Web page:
Museum Without Walls

Light, dance, sound, life and fog. A-form was performed on the roof of the unfinished National Museum in Oslo, blurring the borders between object and environment.

From A-form by Fujiko Nakaya, Min Tanaka, Ryuichi Sakamoto and Shiro Takatani. Photo: Trond A. Isaksen / Statsbygg.

When the National Museum in Oslo opened its new, half-completed structure to the public for the first time, it could not have been done in a more poignant way. The world premiere of A-form, a collaborative work by the four Japanese composers/artists Ryuichi Sakamoto (b. 1952), Fujiko Nakaya (b. 1933), Min Tanaka (b. 1945), and Shiro Takatani (b. 1963), questioned fundamental understandings of art historical categories by presenting a piece that represented what an art museum is not.

From A-form by Fujiko Nakaya, Min Tanaka, Ryuichi Sakamoto and Shiro Takatani. Photo: Annar Bjørgli / Nasjonalmuseet.

A part of Ultima Oslo Contemporary Music Festival, the site-specific work on the roof of the unfinished museum might be described as an assembly of formless forms: Ryuichi Sakamoto’s atmospheric soundscape, which resist definition in terms of tonality, melody and rhythm; Shiro Takatani’s light design, slowly flowing over the site and playing with the sky as the natural light inconspicuously changed from light to dark during the one-hour performance; Min Tanaka’s movements that made him float through Fujiko Nakaya’s fog sculpture, which in turn displayed a sense of complete decentrality. A-form was almost nothing, yet it made everything explicit. It was a performance in flux – continuously moving – displaying something that never really stabilized. In turn, it demonstrated a form of art that resisted being slotted into a single, definite discourse.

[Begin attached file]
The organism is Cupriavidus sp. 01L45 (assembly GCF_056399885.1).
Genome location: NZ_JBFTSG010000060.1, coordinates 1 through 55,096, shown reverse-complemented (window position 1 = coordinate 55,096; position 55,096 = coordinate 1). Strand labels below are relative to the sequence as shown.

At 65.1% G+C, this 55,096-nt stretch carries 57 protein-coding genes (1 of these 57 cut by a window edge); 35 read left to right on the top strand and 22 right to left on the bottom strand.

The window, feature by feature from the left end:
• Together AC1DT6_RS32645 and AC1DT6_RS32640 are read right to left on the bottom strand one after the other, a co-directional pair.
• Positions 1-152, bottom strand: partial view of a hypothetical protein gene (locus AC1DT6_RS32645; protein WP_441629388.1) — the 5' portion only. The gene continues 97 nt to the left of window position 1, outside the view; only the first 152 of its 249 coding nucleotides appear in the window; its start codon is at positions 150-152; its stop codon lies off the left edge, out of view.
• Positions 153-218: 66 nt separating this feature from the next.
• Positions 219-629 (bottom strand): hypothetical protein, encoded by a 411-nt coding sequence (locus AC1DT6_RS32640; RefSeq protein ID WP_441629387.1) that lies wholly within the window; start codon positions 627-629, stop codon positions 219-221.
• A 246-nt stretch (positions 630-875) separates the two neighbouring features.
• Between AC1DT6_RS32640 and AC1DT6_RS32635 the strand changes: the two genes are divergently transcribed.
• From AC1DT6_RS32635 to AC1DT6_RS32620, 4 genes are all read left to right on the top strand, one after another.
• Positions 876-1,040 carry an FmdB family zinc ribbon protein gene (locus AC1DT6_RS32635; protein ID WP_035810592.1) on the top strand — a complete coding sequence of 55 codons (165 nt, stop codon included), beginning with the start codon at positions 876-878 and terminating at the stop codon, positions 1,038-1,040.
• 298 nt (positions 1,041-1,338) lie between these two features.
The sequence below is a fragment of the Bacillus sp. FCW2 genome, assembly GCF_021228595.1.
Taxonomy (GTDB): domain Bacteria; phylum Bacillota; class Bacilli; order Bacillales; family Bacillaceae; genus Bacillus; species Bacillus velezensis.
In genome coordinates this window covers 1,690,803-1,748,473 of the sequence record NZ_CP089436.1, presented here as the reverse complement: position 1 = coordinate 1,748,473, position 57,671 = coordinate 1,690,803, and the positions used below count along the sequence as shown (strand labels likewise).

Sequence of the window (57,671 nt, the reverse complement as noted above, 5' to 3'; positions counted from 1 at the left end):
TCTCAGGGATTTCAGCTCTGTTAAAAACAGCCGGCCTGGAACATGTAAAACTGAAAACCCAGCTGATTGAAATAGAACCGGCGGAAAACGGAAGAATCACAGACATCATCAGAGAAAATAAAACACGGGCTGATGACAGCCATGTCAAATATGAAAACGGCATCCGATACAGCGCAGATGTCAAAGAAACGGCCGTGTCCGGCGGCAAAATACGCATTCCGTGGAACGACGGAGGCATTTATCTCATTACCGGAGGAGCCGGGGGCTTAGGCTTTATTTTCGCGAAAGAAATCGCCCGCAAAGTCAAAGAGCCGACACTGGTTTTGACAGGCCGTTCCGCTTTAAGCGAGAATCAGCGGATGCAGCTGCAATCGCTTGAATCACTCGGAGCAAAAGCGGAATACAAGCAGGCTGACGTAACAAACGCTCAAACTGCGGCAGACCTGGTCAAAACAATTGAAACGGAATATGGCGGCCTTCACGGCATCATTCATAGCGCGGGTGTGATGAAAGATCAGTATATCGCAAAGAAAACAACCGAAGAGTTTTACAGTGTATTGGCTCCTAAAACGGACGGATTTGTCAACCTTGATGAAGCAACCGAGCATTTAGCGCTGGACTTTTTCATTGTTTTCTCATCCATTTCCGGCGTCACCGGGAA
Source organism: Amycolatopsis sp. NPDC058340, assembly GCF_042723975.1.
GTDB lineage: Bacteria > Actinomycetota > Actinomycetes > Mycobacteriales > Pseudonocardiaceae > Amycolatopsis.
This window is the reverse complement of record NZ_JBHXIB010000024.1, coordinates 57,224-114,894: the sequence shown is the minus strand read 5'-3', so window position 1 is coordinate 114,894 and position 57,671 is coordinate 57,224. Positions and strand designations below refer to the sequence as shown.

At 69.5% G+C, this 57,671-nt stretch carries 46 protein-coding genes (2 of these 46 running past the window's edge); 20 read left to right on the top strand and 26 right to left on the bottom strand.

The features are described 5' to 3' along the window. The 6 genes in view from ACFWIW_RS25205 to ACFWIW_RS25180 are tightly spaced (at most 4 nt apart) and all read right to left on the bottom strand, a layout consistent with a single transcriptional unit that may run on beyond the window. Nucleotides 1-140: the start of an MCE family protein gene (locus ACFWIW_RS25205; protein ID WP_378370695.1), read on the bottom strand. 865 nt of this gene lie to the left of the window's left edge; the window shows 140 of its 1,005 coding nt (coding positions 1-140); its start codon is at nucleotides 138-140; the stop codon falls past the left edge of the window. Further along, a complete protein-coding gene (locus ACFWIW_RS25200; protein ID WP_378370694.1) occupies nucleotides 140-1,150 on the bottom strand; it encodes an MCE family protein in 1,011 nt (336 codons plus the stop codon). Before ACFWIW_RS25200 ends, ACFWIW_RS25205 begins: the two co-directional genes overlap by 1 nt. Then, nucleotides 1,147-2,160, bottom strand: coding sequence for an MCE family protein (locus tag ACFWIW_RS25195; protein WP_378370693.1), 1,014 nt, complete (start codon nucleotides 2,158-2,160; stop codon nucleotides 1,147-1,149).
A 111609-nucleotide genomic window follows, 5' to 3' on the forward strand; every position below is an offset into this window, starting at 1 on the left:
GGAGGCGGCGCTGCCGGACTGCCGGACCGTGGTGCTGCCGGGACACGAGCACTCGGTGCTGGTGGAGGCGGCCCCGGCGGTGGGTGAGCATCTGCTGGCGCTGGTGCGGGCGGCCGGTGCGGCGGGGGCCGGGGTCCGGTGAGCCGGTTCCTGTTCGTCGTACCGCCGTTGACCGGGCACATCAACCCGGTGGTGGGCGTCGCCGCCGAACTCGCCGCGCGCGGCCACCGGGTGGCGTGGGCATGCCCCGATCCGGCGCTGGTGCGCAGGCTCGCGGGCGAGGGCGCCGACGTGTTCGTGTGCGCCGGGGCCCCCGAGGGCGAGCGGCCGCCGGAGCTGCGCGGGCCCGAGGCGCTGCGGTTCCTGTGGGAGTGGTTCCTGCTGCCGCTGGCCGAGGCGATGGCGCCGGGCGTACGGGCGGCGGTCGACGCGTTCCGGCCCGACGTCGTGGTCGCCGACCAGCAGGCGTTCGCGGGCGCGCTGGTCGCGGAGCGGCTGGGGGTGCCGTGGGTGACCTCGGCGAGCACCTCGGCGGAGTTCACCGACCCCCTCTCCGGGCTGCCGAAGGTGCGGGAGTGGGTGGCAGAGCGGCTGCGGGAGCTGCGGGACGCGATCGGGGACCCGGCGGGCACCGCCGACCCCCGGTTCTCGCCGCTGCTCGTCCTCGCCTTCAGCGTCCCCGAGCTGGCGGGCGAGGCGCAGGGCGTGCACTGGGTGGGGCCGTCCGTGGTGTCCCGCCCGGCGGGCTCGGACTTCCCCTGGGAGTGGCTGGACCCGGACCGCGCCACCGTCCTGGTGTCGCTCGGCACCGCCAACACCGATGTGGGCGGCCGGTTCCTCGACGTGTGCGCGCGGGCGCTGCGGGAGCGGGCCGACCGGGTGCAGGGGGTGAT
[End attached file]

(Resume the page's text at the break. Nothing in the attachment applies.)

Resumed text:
The work did not allow any concrete and stable form to appear and become realized. Rather, it was characterized by an expenditure of energy – of light, dance, sound, life and fog. Unintentional elements also took part: birds were drawn to Takatani’s light constellation, and the rain, which had been pouring down all day up until the time of the performance, changed the concrete museum roof into watery mirrors reflecting the various shapes. The work expanded in every direction. It expanded into the water, it expanded into the sky, and it even expanded into our bodies as Nakaya’s fog sculpture flowed through the air we were breathing.